Former Titans center and former NFLPA president Kevin Mawae thinks Johnson has a point.
“I’ve got to give some credit to Chris,” Mawae said on 102.5 The Game, via Terry McCormick of TitanInsider.com. “There are some times when the business side of it is done wrong and if the team knew they were gonna cut him or whatever, then I’m in agreement with Chris that they should have done it earlier. There’s no sour grapes about it. You just don’t do business that way, is what I think Chris is trying to say and I would agree with that.”
But here’s the thing. The Collective Bargaining Agreement negotiated when Mawae served as NFLPA president permitted the move, as did the contract Johnson signed with the Titans.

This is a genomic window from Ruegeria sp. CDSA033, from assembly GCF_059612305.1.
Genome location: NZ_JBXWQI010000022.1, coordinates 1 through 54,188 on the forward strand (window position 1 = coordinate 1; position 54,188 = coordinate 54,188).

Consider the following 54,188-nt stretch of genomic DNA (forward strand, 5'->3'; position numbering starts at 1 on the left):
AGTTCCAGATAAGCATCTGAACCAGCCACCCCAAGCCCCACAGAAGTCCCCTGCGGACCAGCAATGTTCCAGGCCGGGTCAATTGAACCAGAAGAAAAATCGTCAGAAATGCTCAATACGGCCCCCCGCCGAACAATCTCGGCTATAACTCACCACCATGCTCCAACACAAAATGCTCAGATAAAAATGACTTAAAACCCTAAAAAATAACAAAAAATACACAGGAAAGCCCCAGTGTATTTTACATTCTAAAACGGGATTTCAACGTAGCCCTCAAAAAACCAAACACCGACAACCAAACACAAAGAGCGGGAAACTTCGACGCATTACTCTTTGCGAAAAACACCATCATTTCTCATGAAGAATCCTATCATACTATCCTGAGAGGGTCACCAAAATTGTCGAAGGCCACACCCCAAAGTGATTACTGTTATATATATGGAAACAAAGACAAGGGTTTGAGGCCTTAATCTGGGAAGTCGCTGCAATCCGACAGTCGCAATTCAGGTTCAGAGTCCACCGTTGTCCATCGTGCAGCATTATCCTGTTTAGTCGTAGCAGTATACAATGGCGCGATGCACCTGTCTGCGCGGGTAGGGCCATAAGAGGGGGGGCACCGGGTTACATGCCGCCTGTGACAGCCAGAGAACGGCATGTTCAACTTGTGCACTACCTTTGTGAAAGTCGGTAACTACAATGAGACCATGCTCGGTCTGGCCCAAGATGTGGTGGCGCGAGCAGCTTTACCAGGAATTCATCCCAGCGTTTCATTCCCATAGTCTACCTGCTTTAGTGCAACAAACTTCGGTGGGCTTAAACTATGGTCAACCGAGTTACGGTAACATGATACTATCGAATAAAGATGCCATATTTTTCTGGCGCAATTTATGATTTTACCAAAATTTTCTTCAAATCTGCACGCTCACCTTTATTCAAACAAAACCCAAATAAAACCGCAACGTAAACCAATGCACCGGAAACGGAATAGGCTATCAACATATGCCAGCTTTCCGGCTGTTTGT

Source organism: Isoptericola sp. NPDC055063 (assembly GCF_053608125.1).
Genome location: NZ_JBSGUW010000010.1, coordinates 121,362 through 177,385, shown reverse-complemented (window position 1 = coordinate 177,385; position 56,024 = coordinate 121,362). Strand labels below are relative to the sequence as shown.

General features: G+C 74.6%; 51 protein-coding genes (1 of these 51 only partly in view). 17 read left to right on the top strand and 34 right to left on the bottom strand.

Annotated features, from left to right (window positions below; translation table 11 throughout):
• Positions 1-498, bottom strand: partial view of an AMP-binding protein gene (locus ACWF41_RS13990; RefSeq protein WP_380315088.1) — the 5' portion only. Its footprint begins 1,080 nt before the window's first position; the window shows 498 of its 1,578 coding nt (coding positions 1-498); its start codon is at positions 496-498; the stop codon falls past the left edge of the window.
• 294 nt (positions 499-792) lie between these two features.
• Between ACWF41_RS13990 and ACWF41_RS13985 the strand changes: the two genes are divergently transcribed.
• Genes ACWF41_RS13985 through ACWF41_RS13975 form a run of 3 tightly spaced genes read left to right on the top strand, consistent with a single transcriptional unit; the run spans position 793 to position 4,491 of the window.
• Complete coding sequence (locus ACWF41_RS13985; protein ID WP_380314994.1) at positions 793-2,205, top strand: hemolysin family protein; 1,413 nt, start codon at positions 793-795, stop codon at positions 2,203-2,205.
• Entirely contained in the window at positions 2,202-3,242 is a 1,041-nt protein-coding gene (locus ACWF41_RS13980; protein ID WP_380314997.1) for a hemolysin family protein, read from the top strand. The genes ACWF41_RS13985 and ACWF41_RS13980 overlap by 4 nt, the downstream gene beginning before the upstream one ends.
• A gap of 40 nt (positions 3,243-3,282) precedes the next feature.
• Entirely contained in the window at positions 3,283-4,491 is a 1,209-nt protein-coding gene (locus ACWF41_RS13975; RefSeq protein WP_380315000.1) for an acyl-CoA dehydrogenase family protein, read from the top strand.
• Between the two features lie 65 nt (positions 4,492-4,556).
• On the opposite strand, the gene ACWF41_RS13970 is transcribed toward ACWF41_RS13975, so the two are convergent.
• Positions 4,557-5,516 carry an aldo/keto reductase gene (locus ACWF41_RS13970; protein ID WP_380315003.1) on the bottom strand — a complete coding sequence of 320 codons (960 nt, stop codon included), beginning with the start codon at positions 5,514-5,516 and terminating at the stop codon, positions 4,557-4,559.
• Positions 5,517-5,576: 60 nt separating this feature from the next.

In 2012 and 2013, Johnson’s contained triggers that forced the Titans to make a move early in the offseason. Both years, the Titans opted to keep Johnson.
This year, the contract didn’t have a quick trigger, via either a roster bonus or a conversion of non-guaranteed base salary to guaranteed payments. So the Titans had the ability to squat on Johnson in the hopes of finagling a trade partner. And they did.
Have the Titans gone too far in the past? They surely have, specifically when not cutting quarterback Steve McNair but also locking him out of the building during the offseason program for fear that he’d suffer an injury that would have left them on the hook for his full salary. But for that ruling in 2006, the Titans may have tried to do the same thing to Johnson.
Is it right or wrong? It complied with the applicable agreements, making right or wrong irrelevant. Still, the Titans were fully within their rights — rights given to them by Johnson as part of the contract that paid him $30 million over three seasons featuring performances that didn’t justify the investment.